Life is a lot like a game, it’s a series of physical, emotional, and financial interactions with our environment and others. Sometimes we “win,” and sometimes we “lose.” And sometimes all we can do is just learn, so that the next time a similar situation comes around, the outcome will be more favorable for us. In this context, we can also view life as a series of negotiations… negotiations with ourselves, negotiations with others, and negotiations with our environment.
On this, psychologist Jordan Peterson, Ph.D. states: “You can’t negotiate from a position of weakness. You need to understand that if you want to advance your career and yourself you must negotiate with others. And this is because, even if you are competent at what you do, but you remain silent, you will be ignored. So, in the grand scheme of things, what you can do will not even be considered. You will just be a part of the background which is keeping everything functioning for everyone else.”
To develop ourselves, and to become successful, we must, therefore, be both competent AND strategic. We must be able to say to ourselves and to others (directly and indirectly), “This is who I am. This is what I believe. This is what I can do to make your life better, easier, or more fulfilling.” But that kind of posture, that kind of clarity, and that kind of purposefulness, is only useful within the context of a helping relationship, where the meaning of “better,” “easier,” and “more fulfilling,” can be discussed and negotiated.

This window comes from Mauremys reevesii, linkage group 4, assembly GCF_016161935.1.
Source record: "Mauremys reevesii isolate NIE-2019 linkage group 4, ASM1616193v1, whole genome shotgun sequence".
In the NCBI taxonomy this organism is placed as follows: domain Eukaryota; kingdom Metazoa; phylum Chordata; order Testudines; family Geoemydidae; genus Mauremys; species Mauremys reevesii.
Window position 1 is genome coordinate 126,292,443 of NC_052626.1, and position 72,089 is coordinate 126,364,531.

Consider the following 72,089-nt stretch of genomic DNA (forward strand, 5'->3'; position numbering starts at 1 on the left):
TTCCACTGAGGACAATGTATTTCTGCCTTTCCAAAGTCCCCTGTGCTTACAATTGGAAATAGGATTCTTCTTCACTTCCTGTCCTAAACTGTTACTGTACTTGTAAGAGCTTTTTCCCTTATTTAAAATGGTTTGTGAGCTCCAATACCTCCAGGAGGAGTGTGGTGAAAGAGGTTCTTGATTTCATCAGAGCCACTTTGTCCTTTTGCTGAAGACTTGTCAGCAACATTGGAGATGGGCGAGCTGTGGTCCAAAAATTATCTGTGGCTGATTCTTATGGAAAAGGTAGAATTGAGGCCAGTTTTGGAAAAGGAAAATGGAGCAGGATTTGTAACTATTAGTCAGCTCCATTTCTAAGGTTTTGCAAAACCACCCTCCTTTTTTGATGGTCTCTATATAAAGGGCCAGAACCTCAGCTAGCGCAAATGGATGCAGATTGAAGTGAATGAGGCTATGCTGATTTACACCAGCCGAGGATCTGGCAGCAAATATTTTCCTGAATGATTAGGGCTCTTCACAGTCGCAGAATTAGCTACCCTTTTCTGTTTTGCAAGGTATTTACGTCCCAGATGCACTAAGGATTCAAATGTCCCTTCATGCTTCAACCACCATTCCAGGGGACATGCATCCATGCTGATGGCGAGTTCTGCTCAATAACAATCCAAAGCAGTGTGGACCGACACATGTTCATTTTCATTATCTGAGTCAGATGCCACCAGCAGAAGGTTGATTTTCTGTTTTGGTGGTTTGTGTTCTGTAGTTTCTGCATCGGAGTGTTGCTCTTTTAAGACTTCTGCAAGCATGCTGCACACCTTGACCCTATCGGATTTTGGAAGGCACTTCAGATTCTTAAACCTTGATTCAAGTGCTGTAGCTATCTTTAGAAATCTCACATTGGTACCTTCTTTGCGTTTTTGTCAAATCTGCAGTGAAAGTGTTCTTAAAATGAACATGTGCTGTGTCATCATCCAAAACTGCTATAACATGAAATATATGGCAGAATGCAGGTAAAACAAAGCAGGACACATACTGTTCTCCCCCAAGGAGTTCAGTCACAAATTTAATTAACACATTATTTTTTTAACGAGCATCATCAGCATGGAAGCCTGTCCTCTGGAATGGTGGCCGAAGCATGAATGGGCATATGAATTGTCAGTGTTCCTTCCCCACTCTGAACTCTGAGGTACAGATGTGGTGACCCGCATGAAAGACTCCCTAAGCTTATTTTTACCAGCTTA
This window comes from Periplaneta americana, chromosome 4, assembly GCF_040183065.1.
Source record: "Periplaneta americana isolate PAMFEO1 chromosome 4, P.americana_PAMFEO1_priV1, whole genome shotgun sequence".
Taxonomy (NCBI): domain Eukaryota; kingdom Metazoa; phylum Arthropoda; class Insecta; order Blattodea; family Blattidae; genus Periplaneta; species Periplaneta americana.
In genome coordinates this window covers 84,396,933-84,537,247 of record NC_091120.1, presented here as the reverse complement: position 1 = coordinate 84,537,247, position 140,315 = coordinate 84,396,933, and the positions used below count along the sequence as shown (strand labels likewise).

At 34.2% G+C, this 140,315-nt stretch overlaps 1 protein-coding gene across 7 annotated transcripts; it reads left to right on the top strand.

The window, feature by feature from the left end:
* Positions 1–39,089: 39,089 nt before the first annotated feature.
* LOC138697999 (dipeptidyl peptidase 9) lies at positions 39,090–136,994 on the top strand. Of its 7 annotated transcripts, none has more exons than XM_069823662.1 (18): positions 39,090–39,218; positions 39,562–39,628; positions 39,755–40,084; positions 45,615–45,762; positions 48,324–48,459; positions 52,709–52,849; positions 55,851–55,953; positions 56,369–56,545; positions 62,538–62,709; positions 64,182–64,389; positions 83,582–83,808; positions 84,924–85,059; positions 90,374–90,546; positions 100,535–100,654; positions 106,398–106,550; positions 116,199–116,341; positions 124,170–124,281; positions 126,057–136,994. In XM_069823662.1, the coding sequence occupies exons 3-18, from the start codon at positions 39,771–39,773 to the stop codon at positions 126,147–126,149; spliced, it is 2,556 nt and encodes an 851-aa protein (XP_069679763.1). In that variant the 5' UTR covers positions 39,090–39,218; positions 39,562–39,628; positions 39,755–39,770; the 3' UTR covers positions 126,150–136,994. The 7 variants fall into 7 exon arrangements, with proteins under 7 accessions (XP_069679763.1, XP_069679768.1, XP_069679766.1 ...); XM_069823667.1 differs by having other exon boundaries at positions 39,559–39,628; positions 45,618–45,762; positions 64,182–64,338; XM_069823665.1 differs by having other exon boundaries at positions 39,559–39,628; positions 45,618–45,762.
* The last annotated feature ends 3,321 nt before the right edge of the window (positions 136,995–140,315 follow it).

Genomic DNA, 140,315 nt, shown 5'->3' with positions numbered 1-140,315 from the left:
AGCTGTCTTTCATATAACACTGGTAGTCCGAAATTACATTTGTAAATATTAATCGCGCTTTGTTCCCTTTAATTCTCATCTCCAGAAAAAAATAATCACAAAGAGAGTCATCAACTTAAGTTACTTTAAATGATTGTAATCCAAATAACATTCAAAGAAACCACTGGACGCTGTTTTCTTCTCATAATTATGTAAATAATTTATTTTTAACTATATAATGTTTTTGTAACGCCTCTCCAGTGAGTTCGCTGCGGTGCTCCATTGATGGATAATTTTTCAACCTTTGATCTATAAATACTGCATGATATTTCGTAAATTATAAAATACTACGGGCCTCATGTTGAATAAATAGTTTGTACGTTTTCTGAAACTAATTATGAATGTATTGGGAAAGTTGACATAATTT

In the posture of a helping relationship, we are in a position to make a better offer than doing nothing. Truly helping relationships with our patients require personal power, and personal power is both principle-centered and reciprocal, as the power actually comes from the other person and their belief in us.
In situations where we have no personal power, because we have not or cannot establish a truly helping relationship, we rely on other means to advance our agenda, such as leveraging convenience, emotions, pride, deception, loyalty to a third party, fear, and so forth.When we do this, our principles are lost, as is the greatest potential for the other person to believe in us.
Remember, you have the personal power to continually reassess relationships with patients and choose whether or not proceeding with a relationship in its current form is helpful. Helping the other person have personal power… creating experiences that earn trust… choosing to manage relationships with our patients first… then, offering true help and discussing why it is better… this is the path that positively influences everything else downstream.